The world’s largest steel producer, India-based ArcelorMittal, and South Korean steel major Posco have scrapped FDI projects in India worth a combined $17.3bn. Significantly, these decisions were taken just as the country's ruling United Progressive Alliance announced a flurry of FDI reforms that 
allow complete foreign ownership in the telecoms sector and foreign investments in the defence sector above the 26% limit, on a case-by case basis. Earlier, a panel headed by the prime minister sought to boost the manufacturing sector by targeting a trebling of existing steel capacity to 300 million tonnes by 2025.

ArcelorMittal has scrapped its $12bn steel project in the state of Odisha due to “significant external delays” in acquiring land and securing captive iron ore supplies after signing a memorandum of understanding with the state government seven years ago. Since then, the company had completed several milestones for the project, such as a feasibility report, environmental impact assessment and other relevant technical reports.

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Posco backed off from its $5.3bn steel project in the state of Karnataka due to inordinate delays in securing iron ore mining rights and land acquisition.

However, the steel majors are not pulling out of India. ArcelorMittal is continuing with its two projects in Karnataka and Jharkhand. Posco remains committed to its 12-million-tonne steel project in Odisha, which still represents one of the largest FDI deals in the country. This project has had its share of problems getting off the ground, facing a protest movement that stalled land acquisition. But finally 50% of the land required (8 square kilometres) has been acquired and if a further 3 square kilometres are added this year, the company can begin ground-breaking operations for phase one of its project.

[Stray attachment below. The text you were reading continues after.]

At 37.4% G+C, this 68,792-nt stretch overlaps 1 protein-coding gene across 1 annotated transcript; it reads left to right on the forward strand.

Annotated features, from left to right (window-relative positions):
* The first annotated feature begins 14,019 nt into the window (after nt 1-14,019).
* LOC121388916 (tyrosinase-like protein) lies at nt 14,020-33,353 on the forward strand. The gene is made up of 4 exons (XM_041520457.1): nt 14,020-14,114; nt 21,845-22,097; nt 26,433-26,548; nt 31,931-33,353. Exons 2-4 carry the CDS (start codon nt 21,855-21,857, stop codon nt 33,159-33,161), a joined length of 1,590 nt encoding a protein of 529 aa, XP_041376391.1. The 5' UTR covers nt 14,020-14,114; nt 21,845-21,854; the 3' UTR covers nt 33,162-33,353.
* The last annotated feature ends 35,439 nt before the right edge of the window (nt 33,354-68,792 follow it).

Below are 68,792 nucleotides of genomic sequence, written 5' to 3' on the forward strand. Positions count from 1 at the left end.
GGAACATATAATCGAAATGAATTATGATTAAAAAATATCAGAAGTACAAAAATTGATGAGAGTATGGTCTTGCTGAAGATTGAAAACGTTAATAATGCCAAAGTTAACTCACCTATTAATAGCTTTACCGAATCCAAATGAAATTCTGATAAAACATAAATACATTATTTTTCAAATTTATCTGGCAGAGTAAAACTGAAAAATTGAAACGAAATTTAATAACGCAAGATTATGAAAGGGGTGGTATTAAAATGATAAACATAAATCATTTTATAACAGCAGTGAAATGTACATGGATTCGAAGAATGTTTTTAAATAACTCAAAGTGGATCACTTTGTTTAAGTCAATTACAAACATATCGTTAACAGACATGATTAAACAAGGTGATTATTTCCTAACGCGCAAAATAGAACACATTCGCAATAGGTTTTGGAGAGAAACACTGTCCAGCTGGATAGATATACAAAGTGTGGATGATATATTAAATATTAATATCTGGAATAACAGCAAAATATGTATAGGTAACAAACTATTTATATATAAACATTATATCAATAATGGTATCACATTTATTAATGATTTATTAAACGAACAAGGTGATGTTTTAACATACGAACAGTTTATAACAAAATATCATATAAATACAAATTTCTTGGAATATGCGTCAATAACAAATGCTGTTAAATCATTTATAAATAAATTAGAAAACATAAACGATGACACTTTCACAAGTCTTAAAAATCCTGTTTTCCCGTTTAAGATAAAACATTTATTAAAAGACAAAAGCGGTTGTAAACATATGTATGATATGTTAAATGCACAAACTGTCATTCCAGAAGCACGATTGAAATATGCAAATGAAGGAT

The decision to scrap two steel projects is a setback for India’s drive to attract more FDI to bridge its widening current account deficit and build infrastructure.

“Posco and Arcelor plants not going ahead is not a good sign for us. This would cause both in India and abroad an impression that in India we have many constraints for new manufacturing… We have to introspect,” minister for heavy industries and public enterprises Praful Patel said at a meeting of the Associated Chambers of Commerce and Industry of India. “We have to simplify processes, we have to make our systems in tune with the rest of the world,” he said.

More steel is needed if India is to return to a faster growth path of 8% to 9%. India may be the world’s fourth largest manufacturer of crude steel producing 77.6 million tonnes in 2012, but it also has considerable potential. India’s consumption of finished steel products was only 56.9kg in 2012, according to the World Steel Association, which is small compared with China’s 477.4 kilograms or Brazil’s 126.9kg. Such low levels of steel production and consumption can be raised not only by more FDI but also improvements in the business environment that enable domestic majors such as Tata Group and JSW Steel, among others, to also set up integrated steel facilities without long delays in acquiring land and environmental clearances.

This sector was headed for boom-times in 2005, when more than 200 memoranda of understanding were signed by both foreign and domestic steel companies involving an investment of $142bn. But what happened since then is a sorry saga of cancellations and postponements.

N Chandra Mohan is an economic and business commentator based in New Delhi.